immediately stopped and the message handled by tm, instead of returning
    true.
 
    t_check_trans() functionality for requests, except for the e2e ACK
    matching, can be replicated in the script using t_lookup_cancel() and
    t_lookup_request().
 
    See also: t_lookup_request(), t_lookup_cancel().
 
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    Example 70. t_check_trans usage
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 if ( method == "CANCEL" && !t_check_trans())
         sl_reply("403", "cancel out of the blue forbidden");
 # note: in this example t_check_trans() can be replaced by t_lookup_cancel()
 
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 1.5.34. t_set_disable_6xx(0|1)
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    Turn off/on 6xx replies special rfc conformant handling on a per
    transaction basis. If turned off (t_set_disable_6xx("1")) 6XXs will be
    treated like normal replies.
 
    It overrides the disable_6xx_block value for the current transaction.
 
    See also: disable_6xx_block.
 
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    Example 71. t_set_disable_6xx usage
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 ...
 route {
 ...
         if (src_ip==1.2.3.4) # bad user agent that sends 603
                 t_set_disable_6xx(1); # turn off 6xx special handling
 ...
 }
 
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 1.5.35. t_set_disable_failover(0|1)
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    Turn off/on dns failover on a per transaction basis.
 
    See also: use_dns_failover.
 
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    Example 72. t_set_disable_failover usage
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 ...
 route {
 ...
         if (uri=~"@foo.bar$")
                 t_set_disable_failover(1); # turn off dns failover
 ...
 }
 
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 1.5.36. t_replicate(params)
 
    Replicate the SIP request to a specific address.
 
    There are several function prototypes:
      * t_replicate(uri),
      * t_replicate(host, port),
      * t_replicat_udp(host, port)
      * t_replicate_tcp(host, port)
      * t_replicate_tls(host, port)
      * t_replicate_sctp(host, port)
      * t_replicate_to(proto, hostport)
 
    Meaning of the parameters is as follows:
      * uri - SIP URI where the message should be sent. It can be given via
        a script variable.
      * host - host address where the message should be sent.
      * port - port number.
      * proto - transport protocol to be used.
      * hostport - address in "host:port" format. It can be given via an
        AVP.
 
    Example 73. t_replicate usage
 ...
 # sent to 1.2.3.4:5060 over tcp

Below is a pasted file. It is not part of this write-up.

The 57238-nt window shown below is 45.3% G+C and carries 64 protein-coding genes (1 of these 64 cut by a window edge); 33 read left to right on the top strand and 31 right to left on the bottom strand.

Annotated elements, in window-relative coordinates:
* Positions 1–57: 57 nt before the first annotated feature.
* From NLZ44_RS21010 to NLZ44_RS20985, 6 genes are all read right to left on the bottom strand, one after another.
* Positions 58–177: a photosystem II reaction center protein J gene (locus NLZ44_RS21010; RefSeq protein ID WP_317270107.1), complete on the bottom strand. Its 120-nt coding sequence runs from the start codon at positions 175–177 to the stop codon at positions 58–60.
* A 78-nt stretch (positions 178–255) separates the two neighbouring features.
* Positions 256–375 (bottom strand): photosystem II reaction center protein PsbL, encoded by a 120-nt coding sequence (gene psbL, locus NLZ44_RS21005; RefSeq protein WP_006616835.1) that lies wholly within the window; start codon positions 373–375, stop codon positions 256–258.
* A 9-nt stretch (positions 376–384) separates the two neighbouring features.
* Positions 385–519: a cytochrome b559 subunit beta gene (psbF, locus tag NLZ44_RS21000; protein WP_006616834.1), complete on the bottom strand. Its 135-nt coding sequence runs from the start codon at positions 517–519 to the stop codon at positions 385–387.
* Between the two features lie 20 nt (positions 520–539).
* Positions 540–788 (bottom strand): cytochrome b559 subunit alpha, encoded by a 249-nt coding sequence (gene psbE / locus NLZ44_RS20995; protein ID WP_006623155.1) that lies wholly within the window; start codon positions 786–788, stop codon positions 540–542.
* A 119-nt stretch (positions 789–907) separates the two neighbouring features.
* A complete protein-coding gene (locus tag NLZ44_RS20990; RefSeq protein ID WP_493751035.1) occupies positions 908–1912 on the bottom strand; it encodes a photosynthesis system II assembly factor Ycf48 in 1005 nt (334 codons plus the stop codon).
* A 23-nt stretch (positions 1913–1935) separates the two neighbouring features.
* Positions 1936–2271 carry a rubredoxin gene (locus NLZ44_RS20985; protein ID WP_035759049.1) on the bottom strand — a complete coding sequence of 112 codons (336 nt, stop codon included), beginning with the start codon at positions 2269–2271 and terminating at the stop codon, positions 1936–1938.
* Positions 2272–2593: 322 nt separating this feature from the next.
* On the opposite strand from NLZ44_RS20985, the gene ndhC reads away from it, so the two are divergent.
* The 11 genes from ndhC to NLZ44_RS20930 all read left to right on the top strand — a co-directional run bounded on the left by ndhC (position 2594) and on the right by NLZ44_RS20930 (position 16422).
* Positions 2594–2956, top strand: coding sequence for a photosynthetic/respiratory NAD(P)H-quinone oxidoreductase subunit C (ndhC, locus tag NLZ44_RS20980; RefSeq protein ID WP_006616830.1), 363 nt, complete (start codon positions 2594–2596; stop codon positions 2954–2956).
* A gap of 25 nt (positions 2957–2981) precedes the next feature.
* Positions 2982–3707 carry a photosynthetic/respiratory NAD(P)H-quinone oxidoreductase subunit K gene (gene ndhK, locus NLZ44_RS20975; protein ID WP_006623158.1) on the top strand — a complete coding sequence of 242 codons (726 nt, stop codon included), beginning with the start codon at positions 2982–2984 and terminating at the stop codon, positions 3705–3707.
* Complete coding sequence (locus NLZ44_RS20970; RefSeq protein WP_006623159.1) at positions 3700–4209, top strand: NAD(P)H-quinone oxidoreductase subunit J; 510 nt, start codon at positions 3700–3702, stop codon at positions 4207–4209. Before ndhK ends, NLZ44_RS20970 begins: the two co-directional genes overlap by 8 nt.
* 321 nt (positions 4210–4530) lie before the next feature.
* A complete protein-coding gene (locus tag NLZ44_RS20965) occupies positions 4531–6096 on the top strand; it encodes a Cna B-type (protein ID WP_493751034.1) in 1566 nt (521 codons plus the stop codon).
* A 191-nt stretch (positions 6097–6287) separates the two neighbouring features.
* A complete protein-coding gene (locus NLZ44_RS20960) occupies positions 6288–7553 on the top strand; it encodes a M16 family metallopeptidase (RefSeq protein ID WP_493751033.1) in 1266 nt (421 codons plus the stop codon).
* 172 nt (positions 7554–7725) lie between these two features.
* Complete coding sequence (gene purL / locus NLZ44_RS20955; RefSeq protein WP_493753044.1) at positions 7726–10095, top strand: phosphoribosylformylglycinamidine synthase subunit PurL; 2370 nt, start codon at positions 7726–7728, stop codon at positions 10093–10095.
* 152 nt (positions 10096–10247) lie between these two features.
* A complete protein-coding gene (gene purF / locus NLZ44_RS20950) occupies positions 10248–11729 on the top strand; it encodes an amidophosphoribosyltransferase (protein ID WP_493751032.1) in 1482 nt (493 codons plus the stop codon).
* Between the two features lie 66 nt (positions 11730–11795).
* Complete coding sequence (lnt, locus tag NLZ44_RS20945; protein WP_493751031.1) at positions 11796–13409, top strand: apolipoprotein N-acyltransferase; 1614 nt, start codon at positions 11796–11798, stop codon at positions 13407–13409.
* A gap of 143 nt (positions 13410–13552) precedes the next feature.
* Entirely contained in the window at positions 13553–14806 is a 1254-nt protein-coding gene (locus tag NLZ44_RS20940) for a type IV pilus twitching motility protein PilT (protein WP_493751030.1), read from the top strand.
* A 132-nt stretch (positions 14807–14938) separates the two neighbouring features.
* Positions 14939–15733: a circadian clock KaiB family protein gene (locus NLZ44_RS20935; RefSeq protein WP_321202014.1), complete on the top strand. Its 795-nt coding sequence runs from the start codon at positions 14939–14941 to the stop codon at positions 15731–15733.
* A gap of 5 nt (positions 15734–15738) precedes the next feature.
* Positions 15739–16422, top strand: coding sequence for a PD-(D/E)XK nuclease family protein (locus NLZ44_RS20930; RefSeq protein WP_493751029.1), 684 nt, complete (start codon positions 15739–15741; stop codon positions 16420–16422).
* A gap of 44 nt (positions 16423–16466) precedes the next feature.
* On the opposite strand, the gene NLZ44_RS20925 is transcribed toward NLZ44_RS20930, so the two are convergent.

t_replicate("sip:1.2.3.4:5060;transport=tcp");
 
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 # sent to 1.2.3.4:5061 over tls
 $var(h) = "1.2.3.4:5061";
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 t_replicate("sip:$var(h);transport=tls");
 
 # sent to 1.2.3.4:5060 over udp
 t_replicate_to_udp("1.2.3.4", "5060");
 ...
 
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 1.5.37. t_relay_to(proxy, flags)
 
    Forward the SIP request to a specific address, controlling internal
    behavior via flags.
 
    There are several function prototypes:
      * t_relay_to(),
      * t_relay_to(proxy),
      * t_relay_to(flags)
      * t_relay_to(proxy, flags)
 
    Meaning of the parameters is as follows:
      * proxy - address where the request should be sent. Format is:
        "proto:host:port" - any of proto or port can be ommitted, along
        with the semicolon after or before.
      * flags - bitmask integer value to control the internal behavior.
        Bits can be:
           + 0x01 - do not generate 100 reply.
           + 0x02 - do not generate reply on internal error (NOTE: has no
             effect anymore).
           + 0x04 - disable dns failover.
 
    Example 74. t_replicate usage
 ...
 # sent to 1.2.3.4:5060 over tcp
 t_relay_to("tcp:1.2.3.4:5060");
 
 # sent to 1.2.3.4 over tls
 t_relay_to("tls:1.2.3.4");
 
 # sent to dst URI or R-URI without a 100 reply
 t_relay_to("0x01");
 ...
 
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 1.6. TM Module API
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    Revision History
    Revision $Revision$ $Date$
 
    There are applications which would like to generate SIP transactions
    without too big involvement in SIP stack, transaction management, etc.
    An example of such an application is sending instant messages from a
    website. To address needs of such apps, SER accepts requests for new
    transactions via fifo pipes too. If you want to enable this feature,
    start FIFO server with configuration option.
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    fifo="/tmp/ser_fifo"
 
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    Then, an application can easily launch a new transaction by writing a
    transaction request to this named pipe. The request must follow very
    simple format, which is
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  :t_uac_from:[<file_name>]\n
  <method>\n
  <sender's uri>\n
  <dst uri>\n
  <CR_separated_headers>\n
  <body>\n
  .\n
  \n
 
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    (Filename is to where a report will be dumped. ser assumes /tmp as
    file's directory.)
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    Note the request write must be atomic, otherwise it might get
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    intermixed with writes from other writers. You can easily use it via
    Unix command-line tools, see the following example: